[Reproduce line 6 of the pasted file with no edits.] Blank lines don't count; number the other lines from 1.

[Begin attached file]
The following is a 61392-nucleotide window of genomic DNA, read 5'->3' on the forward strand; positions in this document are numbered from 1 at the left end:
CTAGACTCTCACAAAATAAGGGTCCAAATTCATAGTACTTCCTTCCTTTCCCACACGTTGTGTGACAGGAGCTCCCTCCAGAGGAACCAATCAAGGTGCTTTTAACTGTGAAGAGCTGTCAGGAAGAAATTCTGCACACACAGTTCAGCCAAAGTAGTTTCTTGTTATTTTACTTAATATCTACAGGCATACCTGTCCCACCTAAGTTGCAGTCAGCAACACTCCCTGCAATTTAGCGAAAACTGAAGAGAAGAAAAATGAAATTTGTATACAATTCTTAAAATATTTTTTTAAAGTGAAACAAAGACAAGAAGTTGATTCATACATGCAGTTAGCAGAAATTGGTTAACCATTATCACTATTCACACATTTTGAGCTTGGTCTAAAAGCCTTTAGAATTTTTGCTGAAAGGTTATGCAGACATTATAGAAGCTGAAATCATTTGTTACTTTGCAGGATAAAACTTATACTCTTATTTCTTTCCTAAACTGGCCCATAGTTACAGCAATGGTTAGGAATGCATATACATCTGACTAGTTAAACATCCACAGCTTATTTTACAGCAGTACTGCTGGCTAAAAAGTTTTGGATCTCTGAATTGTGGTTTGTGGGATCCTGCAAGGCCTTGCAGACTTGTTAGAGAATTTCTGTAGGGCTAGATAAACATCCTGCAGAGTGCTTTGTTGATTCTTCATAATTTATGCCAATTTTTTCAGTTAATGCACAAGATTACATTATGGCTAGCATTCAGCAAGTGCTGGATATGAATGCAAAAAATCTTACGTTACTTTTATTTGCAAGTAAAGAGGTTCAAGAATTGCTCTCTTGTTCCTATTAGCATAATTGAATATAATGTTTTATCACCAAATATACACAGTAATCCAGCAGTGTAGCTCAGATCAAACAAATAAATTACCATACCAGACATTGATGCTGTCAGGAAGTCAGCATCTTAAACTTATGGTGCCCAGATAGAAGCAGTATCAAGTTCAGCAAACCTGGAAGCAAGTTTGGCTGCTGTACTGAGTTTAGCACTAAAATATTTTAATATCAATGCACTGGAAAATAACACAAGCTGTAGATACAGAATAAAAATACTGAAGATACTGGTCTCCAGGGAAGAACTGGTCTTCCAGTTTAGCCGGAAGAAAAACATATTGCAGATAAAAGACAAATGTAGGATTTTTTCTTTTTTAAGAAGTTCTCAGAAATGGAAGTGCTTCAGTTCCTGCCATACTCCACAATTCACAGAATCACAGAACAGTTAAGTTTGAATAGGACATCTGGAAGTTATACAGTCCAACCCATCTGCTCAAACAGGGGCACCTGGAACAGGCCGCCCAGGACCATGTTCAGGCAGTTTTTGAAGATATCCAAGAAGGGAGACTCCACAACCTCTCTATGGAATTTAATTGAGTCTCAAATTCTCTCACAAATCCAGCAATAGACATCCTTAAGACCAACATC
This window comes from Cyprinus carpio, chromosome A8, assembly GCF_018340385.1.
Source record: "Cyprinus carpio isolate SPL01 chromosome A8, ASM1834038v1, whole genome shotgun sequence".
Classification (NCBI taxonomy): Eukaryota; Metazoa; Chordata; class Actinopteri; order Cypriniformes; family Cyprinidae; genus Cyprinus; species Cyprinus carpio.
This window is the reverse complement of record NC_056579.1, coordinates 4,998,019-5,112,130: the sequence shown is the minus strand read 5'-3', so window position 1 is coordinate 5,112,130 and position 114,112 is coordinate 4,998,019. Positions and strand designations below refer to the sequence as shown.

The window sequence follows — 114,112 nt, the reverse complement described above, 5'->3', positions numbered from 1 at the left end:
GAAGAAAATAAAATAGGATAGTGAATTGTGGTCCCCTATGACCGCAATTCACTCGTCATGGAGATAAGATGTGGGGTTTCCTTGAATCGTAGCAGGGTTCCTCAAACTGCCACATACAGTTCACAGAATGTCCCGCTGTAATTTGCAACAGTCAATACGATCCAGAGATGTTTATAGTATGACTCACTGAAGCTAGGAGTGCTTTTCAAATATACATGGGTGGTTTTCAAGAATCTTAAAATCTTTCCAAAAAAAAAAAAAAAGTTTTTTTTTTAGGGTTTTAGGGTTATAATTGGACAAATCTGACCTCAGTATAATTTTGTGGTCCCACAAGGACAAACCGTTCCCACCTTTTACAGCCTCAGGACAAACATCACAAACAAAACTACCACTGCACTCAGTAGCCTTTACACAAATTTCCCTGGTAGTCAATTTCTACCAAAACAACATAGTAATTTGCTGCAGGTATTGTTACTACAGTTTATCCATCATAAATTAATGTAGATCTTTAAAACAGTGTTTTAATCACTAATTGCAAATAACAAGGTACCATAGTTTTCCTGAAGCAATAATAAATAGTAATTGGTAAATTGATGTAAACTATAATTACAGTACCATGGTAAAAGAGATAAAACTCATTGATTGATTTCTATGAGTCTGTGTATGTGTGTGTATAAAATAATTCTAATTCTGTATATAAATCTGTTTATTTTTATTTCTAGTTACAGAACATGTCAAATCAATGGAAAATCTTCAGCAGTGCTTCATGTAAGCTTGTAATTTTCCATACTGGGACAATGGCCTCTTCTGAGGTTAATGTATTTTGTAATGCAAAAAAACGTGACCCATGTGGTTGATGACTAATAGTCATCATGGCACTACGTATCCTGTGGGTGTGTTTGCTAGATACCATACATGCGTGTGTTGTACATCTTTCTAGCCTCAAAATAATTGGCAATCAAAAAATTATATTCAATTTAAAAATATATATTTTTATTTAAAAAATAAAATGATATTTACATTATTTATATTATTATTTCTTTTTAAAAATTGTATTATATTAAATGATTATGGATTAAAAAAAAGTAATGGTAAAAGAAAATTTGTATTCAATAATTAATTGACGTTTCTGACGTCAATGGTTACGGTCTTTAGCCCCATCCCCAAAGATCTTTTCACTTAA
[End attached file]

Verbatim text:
This window is the reverse complement of record NC_056579.1, coordinates 4,998,019-5,112,130: the sequence shown is the minus strand read 5'-3', so window position 1 is coordinate 5,112,130 and position 114,112 is coordinate 4,998,019. Positions and strand designations below refer to the sequence as shown.